The CBC has continued over the last century and then some, because people love to get out doors, enjoy nature and share in their experiences with fellow birders, but the count has so many other important purposes. The tallies of certain species in a given year, in a given location are able to mark the interruptive species and their movements. That is, finding out where the birds that live like nomads, with no set wintering location, have landed for that year while searching out the best food sources. The yearly data also identifies trends like introduced species and their expansion thoughout the continent like the Eurasian Collared Dove. It can also point out the decline of birds in certain locations which may identify habitat loss or the affect of global warming. It makes a large difference in the conservation of birds and the environment in general when you can look back at the information over a hundred and fifteen years to see where the trends are heading. Unfortunately the trends are not indicating anything very positive for the overall health of our birds on this continent. That does not bode well for our ecosystems in general as birds are a great litmus for the overall health of our natural system as a whole.
I think it would be a great time to get yourself involved in this time honored tradition by getting a hold of a coordinator in your area and signing yourself up. Please have a look at the Audubon page which tells you where the closest count is to you and who you should contact to become one of those volunteers. Get out and enjoy a day walking around your city or town and donate your time to a great cause. If you are a novice, a newbie, a neophyte, don’t worry, there will be lots of veterans that would gladly have you along as an extra set of eyes. Pointing out the bird is half the battle, but then let the veterans argue over what flavor it is. At the very least, you could be the chauffeur in the group which allows the hard core birders to go the day without getting into a fender bender. Be sure to bring a set of binoculars and a field guide for your area.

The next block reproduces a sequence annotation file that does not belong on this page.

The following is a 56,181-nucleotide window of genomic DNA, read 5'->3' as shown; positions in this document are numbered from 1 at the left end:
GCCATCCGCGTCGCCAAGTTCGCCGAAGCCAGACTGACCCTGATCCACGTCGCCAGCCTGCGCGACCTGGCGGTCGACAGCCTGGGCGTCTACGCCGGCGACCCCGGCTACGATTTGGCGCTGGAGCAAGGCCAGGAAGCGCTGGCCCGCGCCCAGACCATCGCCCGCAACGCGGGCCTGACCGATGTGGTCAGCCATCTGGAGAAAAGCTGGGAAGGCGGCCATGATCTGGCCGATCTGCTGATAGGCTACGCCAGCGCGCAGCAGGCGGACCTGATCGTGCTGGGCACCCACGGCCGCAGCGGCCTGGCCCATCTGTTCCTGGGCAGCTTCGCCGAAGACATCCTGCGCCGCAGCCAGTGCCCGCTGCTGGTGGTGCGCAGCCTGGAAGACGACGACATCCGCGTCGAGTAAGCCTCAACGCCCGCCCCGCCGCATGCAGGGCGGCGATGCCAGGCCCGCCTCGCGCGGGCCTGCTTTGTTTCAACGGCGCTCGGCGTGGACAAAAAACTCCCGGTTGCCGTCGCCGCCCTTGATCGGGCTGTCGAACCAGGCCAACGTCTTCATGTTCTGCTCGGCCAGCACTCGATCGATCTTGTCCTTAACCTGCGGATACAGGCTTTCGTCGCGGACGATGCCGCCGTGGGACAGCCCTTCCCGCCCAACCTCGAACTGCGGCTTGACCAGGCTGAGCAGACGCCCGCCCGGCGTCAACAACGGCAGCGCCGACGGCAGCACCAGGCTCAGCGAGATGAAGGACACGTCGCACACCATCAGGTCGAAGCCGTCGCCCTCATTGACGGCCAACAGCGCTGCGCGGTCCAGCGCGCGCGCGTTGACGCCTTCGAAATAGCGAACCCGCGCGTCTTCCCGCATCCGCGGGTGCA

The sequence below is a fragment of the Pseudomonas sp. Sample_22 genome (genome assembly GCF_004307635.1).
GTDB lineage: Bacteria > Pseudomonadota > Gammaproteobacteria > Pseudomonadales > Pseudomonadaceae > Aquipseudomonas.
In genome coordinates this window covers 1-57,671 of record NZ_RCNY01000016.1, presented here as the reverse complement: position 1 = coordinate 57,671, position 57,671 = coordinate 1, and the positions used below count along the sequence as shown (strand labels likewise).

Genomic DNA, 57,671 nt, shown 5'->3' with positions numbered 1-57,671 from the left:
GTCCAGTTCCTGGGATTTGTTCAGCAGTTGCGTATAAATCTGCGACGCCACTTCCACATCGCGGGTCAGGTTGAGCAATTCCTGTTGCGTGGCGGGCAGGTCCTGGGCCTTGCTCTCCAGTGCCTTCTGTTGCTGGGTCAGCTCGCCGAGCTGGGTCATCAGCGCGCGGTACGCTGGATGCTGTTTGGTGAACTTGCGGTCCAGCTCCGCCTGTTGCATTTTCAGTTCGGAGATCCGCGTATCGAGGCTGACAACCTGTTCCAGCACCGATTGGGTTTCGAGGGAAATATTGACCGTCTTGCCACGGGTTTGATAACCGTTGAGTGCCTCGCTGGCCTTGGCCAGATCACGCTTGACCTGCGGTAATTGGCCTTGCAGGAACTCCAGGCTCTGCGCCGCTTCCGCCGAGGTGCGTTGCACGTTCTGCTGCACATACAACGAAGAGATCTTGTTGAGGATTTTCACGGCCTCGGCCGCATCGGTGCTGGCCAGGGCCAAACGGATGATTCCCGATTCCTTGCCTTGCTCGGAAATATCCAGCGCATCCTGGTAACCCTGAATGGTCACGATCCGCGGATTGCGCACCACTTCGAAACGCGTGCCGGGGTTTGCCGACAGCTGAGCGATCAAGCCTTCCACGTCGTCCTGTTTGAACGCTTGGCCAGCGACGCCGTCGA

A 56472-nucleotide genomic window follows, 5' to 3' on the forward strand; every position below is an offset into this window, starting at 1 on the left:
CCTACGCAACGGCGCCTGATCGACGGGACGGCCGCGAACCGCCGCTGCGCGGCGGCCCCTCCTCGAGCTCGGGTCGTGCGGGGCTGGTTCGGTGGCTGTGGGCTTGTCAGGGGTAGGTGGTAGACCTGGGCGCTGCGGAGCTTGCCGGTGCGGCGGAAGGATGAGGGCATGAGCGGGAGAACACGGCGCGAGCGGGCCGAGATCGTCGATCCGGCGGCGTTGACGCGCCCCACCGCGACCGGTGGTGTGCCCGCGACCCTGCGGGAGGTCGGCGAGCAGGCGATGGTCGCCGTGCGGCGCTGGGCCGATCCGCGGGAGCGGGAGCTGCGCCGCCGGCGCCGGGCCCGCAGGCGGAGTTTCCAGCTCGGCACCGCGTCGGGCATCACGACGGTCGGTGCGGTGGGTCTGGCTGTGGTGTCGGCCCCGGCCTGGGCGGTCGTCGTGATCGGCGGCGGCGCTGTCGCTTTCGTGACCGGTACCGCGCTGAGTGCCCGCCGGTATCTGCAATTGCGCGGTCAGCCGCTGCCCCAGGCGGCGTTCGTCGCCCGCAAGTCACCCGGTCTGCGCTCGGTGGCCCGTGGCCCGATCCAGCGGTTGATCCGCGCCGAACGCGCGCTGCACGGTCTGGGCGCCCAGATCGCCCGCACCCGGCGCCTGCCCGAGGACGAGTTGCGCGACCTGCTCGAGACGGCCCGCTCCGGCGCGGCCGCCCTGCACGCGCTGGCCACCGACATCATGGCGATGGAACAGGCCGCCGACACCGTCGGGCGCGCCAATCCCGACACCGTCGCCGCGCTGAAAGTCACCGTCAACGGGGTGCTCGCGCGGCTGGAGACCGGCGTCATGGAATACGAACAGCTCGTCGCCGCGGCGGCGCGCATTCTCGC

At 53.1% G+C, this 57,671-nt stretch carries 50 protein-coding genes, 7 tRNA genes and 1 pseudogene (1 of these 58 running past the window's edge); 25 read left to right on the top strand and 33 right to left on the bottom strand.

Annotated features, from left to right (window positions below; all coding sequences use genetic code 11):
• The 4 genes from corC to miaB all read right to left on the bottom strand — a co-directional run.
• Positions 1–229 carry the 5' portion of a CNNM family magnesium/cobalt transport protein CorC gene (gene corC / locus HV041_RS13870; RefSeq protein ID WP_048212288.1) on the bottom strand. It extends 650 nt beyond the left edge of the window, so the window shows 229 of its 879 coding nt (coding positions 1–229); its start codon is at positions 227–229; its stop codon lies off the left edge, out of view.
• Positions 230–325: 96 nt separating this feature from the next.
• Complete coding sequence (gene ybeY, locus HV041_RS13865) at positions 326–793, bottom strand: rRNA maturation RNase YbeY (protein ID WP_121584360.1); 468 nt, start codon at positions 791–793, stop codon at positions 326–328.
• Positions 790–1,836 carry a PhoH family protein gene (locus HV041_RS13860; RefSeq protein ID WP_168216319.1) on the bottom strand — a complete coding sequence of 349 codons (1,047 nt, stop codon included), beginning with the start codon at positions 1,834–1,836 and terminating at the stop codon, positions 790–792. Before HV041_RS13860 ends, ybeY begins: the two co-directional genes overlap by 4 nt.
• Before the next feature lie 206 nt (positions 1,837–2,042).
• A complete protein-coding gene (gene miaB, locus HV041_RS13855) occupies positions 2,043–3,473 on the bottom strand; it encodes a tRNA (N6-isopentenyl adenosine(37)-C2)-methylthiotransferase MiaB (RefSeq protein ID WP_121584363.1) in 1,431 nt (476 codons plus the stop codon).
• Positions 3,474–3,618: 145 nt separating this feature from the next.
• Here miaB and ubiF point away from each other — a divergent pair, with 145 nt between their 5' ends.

There is more than one way to count a bird. There is also the Great Backyard Bird Count (GBBC) which is very similar, but usually on Valentine’s day weekend. This does not require signing up with a group of people or even asking that you leave the comfort of your living room window if that is not your thing. All you have to do is count the birds you see on your feeder and send your list to the GBBC Website. This data is entered into a large database that keeps a snapshot of the weekend for the same reasons the Christmas Bird Count has. If you can’t make it happen at Christmas or Valentines day? No problem, all you have to do is go to eBird and you can do your own count anytime you want, in as many locations as you want, as many times as you want. I personally have 445 checklists for this year and 2150 lists over the time that I have been posting to eBird. Check out TheBirdBloggereBird blog explaining a little bit more about the site and all of its cool features.
We have gone from shooting every bird that moved, to counting each one so that we can make a difference and ensure that they will have the best chance to survive and thrive along side us. It doesn’t take a professional biologist to be a part of history, just a citizen scientist. With the advent of the internet, being a citizen scientist now a days is as simple as having a look around and making and sharing a couple notes online. It doesn't take much to do something better for the world you live in today, just a small effort on your part can create a massive movement continent wide. See you in the field this Holiday Season and don’t be shy, come back and tell us about your day with the birds.